Winner of the 2017 Caldecott Award
Written and Illustrated by Javaka Steptoe
Published in 2016 by Little Brown
Grades PreK – Grade 12
“Somewhere in Brooklyn, between hearts that thump, double Dutch, and hopscotch and salty mouths that slurp sweet ice, a little boy dreams of being a famous ARTIST.” Javaka Steptoe’s striking picture book biography focuses on the childhood experiences of the iconic artist Jean-Michel Basquiat. Using materials found on the streets of New York City, Steptoe pays tribute to Basquiat’s style with unique and intricate collage work. The text is lyrical, emphasizing Basquiat’s passion for making art, his driving ambition, his traumas (a car accident, the separation of his parents, and his mother’s mental illness) and his triumphs (his rise as a young adult from graffiti artist to gallery sensation). Jean-Michel Basquiat’s story is complex, yet Steptoe offers young readers an accessible introduction to his life and the sociopolitical salience of his art. For younger children, the book offers an opportunity to discuss artistic process, self expression, perceptions of art, and the many roles that art can play. Additionally, the book opens up space to talk about family, mental illness, trauma, healing, and addiction. Students who are ready for more challenging conversations can dig deeper into Basquiat’s story. While the text stays focused on his childhood and his rise to success, the images sometimes invoke the darker aspects of Jean-Michel’s life. For example, a final image depicts Jean-Michel in boxer’s gloves with a triumphant pose, a crown suspended above his head. Behind him, numerous headlines drawn from periodicals appear, including text such as “Nobody Loves a Genius Child” and “Hazards of Sudden Success and Fame.” Basquiat’s death from drug overdose at the age of 27 is mentioned not in the main text, but in an author’s note. Using additional resources, students can extend their understandings of Basquiat’s lived experiences, discussing racism, prejudice, ambition, position, celebrity, and power. With this BEAUTIFUL and captivating book, Steptoe makes a remarkable contribution to classroom conversations about social justice.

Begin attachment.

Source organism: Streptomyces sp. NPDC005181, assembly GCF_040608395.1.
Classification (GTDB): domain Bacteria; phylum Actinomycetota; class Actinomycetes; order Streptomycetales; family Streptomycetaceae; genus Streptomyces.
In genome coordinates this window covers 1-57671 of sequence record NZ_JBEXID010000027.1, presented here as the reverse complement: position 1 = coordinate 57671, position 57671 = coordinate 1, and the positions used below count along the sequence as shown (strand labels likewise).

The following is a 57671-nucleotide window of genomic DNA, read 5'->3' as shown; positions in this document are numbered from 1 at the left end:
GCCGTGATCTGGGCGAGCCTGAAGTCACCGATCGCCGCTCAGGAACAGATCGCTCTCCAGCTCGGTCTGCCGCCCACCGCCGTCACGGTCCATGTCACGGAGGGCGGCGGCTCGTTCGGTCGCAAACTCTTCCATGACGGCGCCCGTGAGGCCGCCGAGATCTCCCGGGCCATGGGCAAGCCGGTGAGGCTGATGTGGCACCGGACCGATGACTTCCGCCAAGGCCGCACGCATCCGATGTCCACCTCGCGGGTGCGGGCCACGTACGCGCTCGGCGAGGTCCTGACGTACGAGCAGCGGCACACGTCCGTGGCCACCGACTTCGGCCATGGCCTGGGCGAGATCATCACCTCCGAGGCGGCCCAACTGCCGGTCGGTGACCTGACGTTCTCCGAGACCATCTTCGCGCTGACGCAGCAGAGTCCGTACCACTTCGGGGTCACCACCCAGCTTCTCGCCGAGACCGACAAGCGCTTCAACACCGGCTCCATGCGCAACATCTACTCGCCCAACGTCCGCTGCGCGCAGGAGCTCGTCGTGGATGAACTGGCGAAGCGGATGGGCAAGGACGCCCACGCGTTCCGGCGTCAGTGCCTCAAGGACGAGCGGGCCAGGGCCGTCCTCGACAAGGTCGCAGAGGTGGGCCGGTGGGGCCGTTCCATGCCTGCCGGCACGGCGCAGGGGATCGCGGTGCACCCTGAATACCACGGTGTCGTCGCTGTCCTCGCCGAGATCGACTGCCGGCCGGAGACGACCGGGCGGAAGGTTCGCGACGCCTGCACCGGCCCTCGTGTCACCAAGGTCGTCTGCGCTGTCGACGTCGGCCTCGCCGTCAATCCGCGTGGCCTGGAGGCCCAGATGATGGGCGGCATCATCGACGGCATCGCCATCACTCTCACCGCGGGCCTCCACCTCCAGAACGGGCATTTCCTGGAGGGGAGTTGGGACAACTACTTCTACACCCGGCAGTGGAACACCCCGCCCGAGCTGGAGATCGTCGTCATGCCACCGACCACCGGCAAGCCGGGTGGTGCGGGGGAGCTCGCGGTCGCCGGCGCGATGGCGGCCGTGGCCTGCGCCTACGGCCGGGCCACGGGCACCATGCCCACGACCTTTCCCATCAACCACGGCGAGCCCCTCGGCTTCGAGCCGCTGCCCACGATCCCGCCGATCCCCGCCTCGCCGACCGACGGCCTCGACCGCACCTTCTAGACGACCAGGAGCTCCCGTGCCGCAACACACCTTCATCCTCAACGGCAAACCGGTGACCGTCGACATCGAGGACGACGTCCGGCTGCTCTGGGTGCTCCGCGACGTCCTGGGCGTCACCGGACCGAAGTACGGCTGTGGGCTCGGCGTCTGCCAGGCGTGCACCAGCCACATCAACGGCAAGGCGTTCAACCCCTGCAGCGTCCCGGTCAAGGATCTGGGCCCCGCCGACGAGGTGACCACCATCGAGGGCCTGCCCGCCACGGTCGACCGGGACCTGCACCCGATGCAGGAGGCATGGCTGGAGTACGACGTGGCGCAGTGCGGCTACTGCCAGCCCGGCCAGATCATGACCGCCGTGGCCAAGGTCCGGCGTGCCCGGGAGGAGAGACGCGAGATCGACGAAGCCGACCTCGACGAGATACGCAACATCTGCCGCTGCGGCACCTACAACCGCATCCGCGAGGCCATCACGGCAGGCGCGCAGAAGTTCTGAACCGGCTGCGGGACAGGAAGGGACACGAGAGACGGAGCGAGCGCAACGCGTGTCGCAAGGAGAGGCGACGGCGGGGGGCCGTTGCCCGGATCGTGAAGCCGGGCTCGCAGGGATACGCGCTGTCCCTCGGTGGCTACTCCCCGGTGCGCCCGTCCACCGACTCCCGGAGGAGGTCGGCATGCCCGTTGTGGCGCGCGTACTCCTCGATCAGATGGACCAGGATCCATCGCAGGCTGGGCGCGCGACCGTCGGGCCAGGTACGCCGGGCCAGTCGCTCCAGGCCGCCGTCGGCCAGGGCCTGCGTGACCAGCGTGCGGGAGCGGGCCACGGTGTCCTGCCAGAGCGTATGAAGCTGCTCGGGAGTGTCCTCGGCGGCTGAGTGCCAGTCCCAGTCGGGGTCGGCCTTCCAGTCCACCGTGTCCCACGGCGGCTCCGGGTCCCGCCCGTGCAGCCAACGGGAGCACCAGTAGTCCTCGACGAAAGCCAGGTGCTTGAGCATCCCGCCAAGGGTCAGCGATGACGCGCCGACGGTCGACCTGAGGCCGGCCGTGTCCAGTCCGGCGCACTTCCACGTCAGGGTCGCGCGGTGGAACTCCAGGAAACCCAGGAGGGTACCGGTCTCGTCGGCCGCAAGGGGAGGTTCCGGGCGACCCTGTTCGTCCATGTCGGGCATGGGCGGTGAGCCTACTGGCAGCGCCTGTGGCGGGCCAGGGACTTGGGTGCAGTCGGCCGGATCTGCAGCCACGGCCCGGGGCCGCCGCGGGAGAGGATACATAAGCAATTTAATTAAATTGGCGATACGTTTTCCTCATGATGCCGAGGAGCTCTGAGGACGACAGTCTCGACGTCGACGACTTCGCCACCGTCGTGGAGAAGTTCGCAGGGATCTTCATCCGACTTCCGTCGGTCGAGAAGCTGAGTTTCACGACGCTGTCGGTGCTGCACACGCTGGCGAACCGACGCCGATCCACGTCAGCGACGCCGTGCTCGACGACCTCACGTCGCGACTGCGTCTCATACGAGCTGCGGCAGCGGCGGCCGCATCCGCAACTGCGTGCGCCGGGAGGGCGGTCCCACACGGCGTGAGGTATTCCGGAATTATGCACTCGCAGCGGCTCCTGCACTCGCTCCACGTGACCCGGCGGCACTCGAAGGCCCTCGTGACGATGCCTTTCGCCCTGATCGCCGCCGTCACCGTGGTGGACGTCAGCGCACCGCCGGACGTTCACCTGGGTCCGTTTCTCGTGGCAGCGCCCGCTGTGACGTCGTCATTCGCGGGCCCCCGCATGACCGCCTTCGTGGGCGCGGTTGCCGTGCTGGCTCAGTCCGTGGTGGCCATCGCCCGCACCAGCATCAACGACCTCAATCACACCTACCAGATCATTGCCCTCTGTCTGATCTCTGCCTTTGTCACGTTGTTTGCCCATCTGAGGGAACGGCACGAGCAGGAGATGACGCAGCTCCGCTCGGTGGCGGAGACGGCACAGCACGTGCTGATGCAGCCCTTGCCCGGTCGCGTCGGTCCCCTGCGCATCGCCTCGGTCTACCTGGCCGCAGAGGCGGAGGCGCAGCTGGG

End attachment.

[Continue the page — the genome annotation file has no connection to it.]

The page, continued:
Teaching Ideas: Invitations for Your Classroom
Grades K and Up
What is Art? / What is Beautiful to You? Javaka Steptoe offers readers this beautiful definition: “Art is the street games of little children,/ in our style and the words that we speak./ It is how the messy patchwork of the city/ creates new meaning for ordinary things” (unpaged). Invite your students to discuss the question: What is art? Next, invite them to write and draw their responses to this question. Extend the exploration with a broad look at examples of art in different styles and media. Engage older students with critical literacy questions such as: Whose art gets displayed in museums? What is “fine art”? Who decides what is considered “fine art”?
Place-Based Art. The art of Basquiat and Steptoe reflects their environment, their home city of New York. Use Visual Thinking Strategies to invite students to look closely at the work of both artists. Consider extending the exploration by looking at the work other Neo-Expressionists (for additional information see the New York Times article about a current exhibition at the Whitney Museum of American Art). Offer your students an opportunity to see how their community has been represented in art, inviting local artists to share their place based art through classroom or skype visits and looking at historical examples of place-based art. Then collaborate with your art teacher or a local artists to engage your students in art making. Offer them a variety of materials with which to represent their community through image.